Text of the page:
“I’m not sure whether a studio would’ve funded my film. It takes someone quite brave and visionary to fund a film like this in India, where people are so scared of taking risks.”
Looking back, would you have done anything differently with the film?
I don’t want to think about that because there’s no end to that path. Once I make a film, I get over it. In a sense, I know that it’s true for who I was at that time. I could never make Lipstick -the same film, again. You keep growing and changing as a person. And of course one tries to do one’s best at that time, considering all the circumstances and how you look at life. I don’t like to look back and wonder what I could’ve done differently. Whatever learning I’ve had, I’m going to apply to my next film. But I’m not the kind of person to dissect my previous work because then I’d just get depressed.
“I know that it’s true for who I was at that time. I could never make Lipstick -the same film, again.”
What would you say was the most rewarding part of making this film?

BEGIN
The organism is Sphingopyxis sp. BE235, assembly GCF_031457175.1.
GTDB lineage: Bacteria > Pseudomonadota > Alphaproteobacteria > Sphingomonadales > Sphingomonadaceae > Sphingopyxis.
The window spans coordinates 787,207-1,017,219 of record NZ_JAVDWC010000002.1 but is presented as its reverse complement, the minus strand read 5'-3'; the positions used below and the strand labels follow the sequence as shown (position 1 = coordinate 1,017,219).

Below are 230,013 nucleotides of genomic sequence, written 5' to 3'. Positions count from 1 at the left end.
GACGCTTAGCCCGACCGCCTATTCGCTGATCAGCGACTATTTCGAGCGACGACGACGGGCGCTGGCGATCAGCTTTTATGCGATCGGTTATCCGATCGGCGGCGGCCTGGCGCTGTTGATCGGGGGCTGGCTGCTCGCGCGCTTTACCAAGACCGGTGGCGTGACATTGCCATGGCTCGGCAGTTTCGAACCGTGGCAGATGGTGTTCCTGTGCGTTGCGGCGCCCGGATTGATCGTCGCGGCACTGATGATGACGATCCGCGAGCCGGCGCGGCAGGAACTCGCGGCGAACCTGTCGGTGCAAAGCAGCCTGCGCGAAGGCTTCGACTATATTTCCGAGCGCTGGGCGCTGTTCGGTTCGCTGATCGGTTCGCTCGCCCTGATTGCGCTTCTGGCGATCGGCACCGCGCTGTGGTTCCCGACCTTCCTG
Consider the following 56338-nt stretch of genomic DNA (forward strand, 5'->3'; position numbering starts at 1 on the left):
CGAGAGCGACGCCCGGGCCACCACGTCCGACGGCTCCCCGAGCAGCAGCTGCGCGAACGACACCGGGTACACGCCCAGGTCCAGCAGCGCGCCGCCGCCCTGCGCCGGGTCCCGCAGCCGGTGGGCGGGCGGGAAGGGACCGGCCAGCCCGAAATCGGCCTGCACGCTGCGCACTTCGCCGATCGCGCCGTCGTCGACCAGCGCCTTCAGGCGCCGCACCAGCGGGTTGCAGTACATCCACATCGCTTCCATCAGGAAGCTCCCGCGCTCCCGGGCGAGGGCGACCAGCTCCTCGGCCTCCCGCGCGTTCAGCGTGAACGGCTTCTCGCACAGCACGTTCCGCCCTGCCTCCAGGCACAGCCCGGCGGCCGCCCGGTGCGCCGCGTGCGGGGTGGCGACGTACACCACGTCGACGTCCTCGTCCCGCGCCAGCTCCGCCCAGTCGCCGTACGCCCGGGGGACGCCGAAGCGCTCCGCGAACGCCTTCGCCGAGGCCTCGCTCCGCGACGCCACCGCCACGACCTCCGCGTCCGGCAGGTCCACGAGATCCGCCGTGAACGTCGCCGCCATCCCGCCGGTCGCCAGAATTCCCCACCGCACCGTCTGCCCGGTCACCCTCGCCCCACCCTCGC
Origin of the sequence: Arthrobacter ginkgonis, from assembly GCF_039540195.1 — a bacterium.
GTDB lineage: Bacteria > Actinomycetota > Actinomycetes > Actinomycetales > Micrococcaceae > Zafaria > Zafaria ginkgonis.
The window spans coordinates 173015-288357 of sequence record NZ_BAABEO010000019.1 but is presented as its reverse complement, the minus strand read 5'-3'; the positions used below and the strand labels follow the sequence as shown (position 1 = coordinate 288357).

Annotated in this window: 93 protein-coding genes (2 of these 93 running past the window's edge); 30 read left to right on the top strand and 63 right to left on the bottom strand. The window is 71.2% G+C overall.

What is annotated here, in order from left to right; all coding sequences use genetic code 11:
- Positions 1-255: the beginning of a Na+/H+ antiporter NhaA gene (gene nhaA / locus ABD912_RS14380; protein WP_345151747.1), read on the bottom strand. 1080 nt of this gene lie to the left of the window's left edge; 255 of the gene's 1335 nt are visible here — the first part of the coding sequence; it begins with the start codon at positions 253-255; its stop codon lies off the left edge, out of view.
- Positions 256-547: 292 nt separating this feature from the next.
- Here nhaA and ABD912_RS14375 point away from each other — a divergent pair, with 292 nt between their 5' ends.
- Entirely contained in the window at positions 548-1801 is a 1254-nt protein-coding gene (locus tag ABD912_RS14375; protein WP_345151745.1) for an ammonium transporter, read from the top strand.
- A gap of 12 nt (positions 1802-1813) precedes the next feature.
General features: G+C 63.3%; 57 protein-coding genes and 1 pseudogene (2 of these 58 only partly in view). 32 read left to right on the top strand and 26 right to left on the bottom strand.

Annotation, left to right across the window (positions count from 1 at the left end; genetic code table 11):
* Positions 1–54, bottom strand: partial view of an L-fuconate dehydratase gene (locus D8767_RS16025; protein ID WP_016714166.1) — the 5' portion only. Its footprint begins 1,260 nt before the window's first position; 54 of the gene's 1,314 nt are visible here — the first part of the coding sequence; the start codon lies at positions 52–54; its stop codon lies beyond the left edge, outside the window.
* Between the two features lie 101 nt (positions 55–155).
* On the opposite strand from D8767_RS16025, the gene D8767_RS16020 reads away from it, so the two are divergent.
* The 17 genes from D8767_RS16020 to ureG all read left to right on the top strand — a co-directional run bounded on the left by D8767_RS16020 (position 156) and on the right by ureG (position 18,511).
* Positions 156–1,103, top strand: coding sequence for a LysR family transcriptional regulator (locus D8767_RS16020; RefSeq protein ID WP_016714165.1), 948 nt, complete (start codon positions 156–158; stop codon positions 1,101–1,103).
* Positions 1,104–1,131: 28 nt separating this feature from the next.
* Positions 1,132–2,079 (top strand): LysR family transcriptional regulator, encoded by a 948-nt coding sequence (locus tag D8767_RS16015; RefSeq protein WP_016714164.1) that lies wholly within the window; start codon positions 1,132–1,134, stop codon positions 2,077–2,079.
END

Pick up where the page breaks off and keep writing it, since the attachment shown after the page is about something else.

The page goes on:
I think for me, the most rewarding thing about making this film is when I see the audience react to the film. It makes everything worth it. I’ve been through a lot to make this film. It’s been a very long and very difficult, painful journey. A lot of struggle, a lot of obstacles and until the release, it will still be like that. But I feel like when the film touches the heart of even one person, everything is worth it. And I would do this again, no matter how hard it was.
“When the film touches the heart of even one person, everything is worth it. And I would do this again, no matter how hard it was.”
Alankrita Shrivastava has previously written and directed ‘Turning 30!’ (2011). ‘Lipstick Under My Burkha’ was screened at the Mumbai Film Festival (MAMI) in October 2016 and at the Tokyo International Film Festival (TIFF) in December 2016. The screening at the Indian Film Festival of Los Angeles in association with Hollywood Foreign Press makes the film eligible for entry to the Golden Globes.